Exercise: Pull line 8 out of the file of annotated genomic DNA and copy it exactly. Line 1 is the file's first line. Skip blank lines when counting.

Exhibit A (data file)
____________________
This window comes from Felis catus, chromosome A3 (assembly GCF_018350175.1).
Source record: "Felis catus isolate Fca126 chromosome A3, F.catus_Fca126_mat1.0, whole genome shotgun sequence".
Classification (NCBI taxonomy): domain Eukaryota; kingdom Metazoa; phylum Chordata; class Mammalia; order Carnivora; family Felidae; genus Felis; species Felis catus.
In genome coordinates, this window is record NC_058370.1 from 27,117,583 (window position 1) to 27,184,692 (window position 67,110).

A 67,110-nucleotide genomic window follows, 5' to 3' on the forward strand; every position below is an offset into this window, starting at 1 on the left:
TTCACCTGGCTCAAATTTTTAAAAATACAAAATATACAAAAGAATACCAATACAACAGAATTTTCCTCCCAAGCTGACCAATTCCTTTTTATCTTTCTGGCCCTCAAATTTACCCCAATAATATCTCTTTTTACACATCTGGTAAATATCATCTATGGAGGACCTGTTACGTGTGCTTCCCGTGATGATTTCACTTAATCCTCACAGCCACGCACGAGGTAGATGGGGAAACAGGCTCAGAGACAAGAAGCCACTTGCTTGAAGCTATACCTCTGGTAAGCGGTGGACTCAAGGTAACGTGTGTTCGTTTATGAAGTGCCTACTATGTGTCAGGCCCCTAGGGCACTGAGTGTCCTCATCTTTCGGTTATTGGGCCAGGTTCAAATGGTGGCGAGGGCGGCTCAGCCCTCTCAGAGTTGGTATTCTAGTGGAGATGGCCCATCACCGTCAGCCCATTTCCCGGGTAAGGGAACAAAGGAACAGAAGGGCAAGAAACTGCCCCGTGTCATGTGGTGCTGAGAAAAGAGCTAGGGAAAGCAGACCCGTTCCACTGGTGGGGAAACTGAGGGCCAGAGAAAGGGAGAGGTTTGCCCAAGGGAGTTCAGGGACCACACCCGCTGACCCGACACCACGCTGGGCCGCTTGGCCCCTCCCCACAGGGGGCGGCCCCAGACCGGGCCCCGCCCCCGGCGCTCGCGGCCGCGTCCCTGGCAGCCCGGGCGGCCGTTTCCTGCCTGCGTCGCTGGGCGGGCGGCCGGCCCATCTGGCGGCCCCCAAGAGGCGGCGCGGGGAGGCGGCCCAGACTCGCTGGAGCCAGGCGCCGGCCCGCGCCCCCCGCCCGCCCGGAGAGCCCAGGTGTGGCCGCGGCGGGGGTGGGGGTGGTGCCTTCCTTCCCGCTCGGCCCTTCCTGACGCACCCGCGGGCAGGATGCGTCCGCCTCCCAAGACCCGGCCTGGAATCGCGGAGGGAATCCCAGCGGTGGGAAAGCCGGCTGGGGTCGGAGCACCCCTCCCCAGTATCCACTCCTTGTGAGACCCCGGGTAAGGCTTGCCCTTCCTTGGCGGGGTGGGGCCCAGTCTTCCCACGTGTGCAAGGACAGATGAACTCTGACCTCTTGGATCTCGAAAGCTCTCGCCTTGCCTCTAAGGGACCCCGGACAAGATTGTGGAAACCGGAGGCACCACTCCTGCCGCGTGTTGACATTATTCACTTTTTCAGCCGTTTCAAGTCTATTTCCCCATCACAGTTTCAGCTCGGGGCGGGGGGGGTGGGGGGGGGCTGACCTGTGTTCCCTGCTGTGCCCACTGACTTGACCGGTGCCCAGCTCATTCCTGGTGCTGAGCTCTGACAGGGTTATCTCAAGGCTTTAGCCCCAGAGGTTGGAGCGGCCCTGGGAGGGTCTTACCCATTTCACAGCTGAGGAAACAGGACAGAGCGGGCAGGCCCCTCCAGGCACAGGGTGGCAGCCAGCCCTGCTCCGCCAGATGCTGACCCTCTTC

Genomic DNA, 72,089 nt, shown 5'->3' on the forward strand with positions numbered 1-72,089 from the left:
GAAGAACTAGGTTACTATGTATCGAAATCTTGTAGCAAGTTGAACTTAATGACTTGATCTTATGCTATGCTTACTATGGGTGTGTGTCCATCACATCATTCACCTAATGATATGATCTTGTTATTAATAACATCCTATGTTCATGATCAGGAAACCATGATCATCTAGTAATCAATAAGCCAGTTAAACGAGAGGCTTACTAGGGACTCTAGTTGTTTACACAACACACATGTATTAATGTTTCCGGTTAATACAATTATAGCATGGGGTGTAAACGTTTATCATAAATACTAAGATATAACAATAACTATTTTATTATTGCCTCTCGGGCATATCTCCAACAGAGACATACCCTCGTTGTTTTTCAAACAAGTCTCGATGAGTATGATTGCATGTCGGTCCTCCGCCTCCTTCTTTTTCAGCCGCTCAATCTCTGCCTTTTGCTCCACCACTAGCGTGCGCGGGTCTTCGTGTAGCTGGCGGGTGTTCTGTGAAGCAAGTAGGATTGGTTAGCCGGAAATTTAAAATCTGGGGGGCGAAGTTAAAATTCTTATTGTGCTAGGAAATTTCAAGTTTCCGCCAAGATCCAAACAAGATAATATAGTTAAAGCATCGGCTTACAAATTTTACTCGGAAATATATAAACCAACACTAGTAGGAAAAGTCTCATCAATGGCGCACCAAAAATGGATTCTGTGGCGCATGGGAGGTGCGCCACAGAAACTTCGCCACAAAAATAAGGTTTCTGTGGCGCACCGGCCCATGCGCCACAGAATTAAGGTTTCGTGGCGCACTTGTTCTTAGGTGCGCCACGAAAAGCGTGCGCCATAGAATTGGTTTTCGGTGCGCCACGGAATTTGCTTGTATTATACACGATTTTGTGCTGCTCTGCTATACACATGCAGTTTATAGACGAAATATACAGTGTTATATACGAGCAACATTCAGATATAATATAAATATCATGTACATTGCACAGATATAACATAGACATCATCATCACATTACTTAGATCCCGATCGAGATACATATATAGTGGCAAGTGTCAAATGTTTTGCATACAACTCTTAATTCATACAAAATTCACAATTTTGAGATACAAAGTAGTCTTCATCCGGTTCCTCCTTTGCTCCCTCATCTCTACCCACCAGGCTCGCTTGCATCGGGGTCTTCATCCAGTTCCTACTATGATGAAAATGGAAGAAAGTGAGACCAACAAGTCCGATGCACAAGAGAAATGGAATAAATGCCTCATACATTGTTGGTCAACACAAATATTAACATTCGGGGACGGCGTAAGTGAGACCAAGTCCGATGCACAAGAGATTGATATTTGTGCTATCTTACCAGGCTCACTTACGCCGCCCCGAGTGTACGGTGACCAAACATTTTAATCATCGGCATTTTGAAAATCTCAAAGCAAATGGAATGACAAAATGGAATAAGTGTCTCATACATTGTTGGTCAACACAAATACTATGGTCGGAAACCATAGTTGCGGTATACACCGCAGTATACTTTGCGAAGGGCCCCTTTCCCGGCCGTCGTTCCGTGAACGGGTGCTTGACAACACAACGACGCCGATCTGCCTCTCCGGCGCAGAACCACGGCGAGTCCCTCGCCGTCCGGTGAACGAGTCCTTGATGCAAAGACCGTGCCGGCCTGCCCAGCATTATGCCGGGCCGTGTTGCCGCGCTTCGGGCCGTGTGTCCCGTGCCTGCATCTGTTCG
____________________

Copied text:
GAAGAACTAGGTTACTATGTATCGAAATCTTGTAGCAAGTTGAACTTAATGACTTGATCTTATGCTATGCTTACTATGGGTGTGTGTCCATCACATCATTCACCTAATGATATGATCTTGTTATTAATAACATCCTATGTTCATGATCAGGAAACCATGATCATCTAGTAATCAATAAGCCAGTTAAACGAGAGGCTTACTAGGGACTCTAGTTGTTTACACAACACACATGTATTAATGTTTCCGGTTAATACAATTATAGCATGGGGTGTAAACGTTTATCATAAATACTAAGATATAACAATAACTATTTTATTATTGCCTCTCGGGCATATCTCCAACAGAGACATACCCTCGTTGTTTTTCAAACAAGTCTCGATGAGTATGATTGCATGTCGGTCCTCCGCCTCCTTCTTTTTCAGCCGCTCAATCTCTGCCTTTTGCTCCACCACTAGCGTGCGCGGGTCTTCGTGTAGCTGGCGGGTGTTCTGTGAAGCAAGTAGGATTGGTTAGCCGGAAATTTAAAATCTGGGGGGCGAAGTTAAAATTCTTATTGTGCTAGGAAATTTCAAGTTTCCGCCAAGATCCAAACAAGATAATATAGTTAAAGCATCGGCTTACAAATTTTACTCGGAAATATATAAACCAACACTAGTAGGAAAAGTCTCATCAATGGCGCACCAAAAATGGATTCTGTGGCGCATGGGAGGTGCGCCACAGAAACTTCGCCACAAAAATAAGGTTTCTGTGGCGCACCGGCCCATGCGCCACAGAATTAAGGTTTCGTGGCGCACTTGTTCTTAGGTGCGCCACGAAAAGCGTGCGCCATAGAATTGGTTTTCGGTGCGCCACGGAATTTGCTTGTATTATACACGATTTTGTGCTGCTCTGCTATACACATGCAGTTTATAGACGAAATATACAGTGTTATATACGAGCAACATTCAGATATAATATAAATATCATGTACATTGCACAGATATAACATAGACATCATCATCACATTACTTAGATCCCGATCGAGATACATATATAGTGGCAAGTGTCAAATGTTTTGCATACAACTCTTAATTCATACAAAATTCACAATTTTGAGATACAAAGTAGTCTTCATCCGGTTCCTCCTTTGCTCCCTCATCTCTACCCACCAGGCTCGCTTGCATCGGGGTCTTCATCCAGTTCCTACTATGATGAAAATGGAAGAAAGTGAGACCAACAAGTCCGATGCACAAGAGAAATGGAATAAATGCCTCATACATTGTTGGTCAACACAAATATTAACATTCGGGGACGGCGTAAGTGAGACCAAGTCCGATGCACAAGAGATTGATATTTGTGCTATCTTACCAGGCTCACTTACGCCGCCCCGAGTGTACGGTGACCAAACATTTTAATCATCGGCATTTTGAAAATCTCAAAGCAAATGGAATGACAAAATGGAATAAGTGTCTCATACATTGTTGGTCAACACAAATACTATGGTCGGAAACCATAGTTGCGGTATACACCGCAGTATACTTTGCGAAGGGCCCCTTTCCCGGCCGTCGTTCCGTGAACGGGTGCTTGACAACACAACGACGCCGATCTGCCTCTCCGGCGCAGAACCACGGCGAGTCCCTCGCCGTCCGGTGAACGAGTCCTTGATGCAAAGACCGTGCCGGCCTGCCCAGCATTATGCCGGGCCGTGTTGCCGCGCTTCGGGCCGTGTGTCCCGTGCCTGCATCTGTTCG